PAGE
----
Review: Soundtrack to My Life by John Osborne

Review: Soundtrack to My Life by John Osborne

Soundtrack to My Life offers an innovative and thoroughly entertaining approach to using personalised music in dementia care, centred around compassion and understanding.

Author John Osborne’s background as a musician combined with over 35 years spent working in health and social care, along with his experience of caring for his own father who had dementia, gives him a unique understanding of the relationship between music and memory loss conditions. His experiences are coupled with an understanding of the power of music and its therapeutic potential, both in evoking the past and influencing how we engage with the present.

The book’s approach is organised according to three ‘core principles’; firstly, that ‘People with dementia don’t lose the ability to communicate, we lose the ability to understand them’. Second is the assertion that in order to work with people with dementia it is essential to ‘know their life story’, and thirdly, that ‘We are all capable of using music to create memory bridges and reconnections that support people with dementia to live well’. These are successfully woven throughout the book by the author, who uses them to frame the exercises in each section.

The book is designed to be worked through, stage by stage, through a variety of activities that bear these principles in mind. For example the first section, ‘My Family’, encourages the reader to think about the music they associate with their children, their parents and their own childhood. There is also space allocated to record favourite family memories. This approach is then used to cover a variety of topics ranging from musical favourites (and, just as importantly, dislikes) to songs associated with major life events. These sections also have activities that encourage drawing, colouring and sticking in photographs, which can be completed according to the discretion of the reader.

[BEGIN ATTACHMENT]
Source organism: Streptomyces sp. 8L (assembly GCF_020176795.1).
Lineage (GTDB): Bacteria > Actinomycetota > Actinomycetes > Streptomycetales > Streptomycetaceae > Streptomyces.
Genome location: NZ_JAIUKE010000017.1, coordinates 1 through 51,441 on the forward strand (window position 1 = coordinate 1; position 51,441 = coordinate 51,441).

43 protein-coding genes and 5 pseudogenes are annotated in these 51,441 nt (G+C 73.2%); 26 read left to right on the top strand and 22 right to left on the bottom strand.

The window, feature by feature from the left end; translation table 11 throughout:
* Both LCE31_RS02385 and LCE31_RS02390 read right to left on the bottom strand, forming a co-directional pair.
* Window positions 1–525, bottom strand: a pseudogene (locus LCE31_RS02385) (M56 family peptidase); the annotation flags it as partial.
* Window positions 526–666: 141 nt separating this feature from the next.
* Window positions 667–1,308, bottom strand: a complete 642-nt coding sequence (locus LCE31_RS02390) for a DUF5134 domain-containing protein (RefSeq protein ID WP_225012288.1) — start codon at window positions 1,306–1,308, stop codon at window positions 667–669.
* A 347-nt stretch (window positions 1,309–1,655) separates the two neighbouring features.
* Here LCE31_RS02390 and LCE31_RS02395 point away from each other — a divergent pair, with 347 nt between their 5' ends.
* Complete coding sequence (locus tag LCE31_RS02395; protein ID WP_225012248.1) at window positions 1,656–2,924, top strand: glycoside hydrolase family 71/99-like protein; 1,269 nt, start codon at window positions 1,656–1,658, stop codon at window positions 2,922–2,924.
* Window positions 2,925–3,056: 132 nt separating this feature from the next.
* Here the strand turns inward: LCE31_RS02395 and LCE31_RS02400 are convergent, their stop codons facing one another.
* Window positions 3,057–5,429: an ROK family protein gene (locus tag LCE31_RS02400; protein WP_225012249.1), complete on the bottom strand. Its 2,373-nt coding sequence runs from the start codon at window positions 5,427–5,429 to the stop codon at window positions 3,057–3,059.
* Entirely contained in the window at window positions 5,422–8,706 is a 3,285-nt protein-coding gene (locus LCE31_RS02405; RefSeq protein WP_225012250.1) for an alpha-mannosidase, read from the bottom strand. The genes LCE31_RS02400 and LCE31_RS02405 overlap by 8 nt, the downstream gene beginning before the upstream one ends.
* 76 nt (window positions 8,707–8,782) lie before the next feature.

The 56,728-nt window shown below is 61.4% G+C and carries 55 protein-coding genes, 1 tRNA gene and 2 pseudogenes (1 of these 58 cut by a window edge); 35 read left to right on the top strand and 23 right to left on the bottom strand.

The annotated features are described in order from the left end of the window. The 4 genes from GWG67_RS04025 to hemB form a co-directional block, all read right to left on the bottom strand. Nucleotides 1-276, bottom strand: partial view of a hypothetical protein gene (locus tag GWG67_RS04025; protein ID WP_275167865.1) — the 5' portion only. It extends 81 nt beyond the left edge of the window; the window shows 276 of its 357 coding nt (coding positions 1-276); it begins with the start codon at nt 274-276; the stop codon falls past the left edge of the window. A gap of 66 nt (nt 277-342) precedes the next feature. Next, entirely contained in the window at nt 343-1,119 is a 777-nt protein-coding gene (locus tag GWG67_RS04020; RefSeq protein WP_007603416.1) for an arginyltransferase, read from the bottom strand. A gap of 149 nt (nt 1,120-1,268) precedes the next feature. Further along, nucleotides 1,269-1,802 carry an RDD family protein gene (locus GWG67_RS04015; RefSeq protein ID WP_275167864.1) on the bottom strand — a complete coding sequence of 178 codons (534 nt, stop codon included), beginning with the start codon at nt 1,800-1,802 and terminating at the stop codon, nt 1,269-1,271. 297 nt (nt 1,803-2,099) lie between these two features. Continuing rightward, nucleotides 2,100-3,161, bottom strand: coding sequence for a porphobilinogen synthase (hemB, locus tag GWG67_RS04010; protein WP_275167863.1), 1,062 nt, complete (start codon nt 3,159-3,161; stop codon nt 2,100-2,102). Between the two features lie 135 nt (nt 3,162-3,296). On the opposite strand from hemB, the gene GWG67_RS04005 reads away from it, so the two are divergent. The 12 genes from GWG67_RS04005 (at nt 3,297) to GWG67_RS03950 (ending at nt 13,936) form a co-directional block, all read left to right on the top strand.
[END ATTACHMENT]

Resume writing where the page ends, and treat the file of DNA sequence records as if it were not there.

Following the completion of all the sections, the book offers the opportunity to compile favourite songs from each section, to make up a ‘Soundtrack to My Life Playlist’. With an understanding of the memories and emotions attached to each song recorded earlier in the book, it then becomes possible to ‘apply the music in practical and therapeutic ways’, for example by using a relaxing song to lessen the anxiety of a hospital visit.

Designed to be carried around and frequently referred to, this book would be of therapeutic value not only to people living with dementia, but also to family or friends who will find the process of supporting a loved one in compiling their playlist, while reminiscing through music, greatly rewarding.

In Soundtrack to My Life John Osborne has created a practical, engaging and entertaining guide for people with dementia, or those caring for people with dementia. The result is a compilation of the pieces of music most important to them and a record of the memories and significances that they hold, ‘to enhance quality of life and promote emotional and spiritual wellbeing’.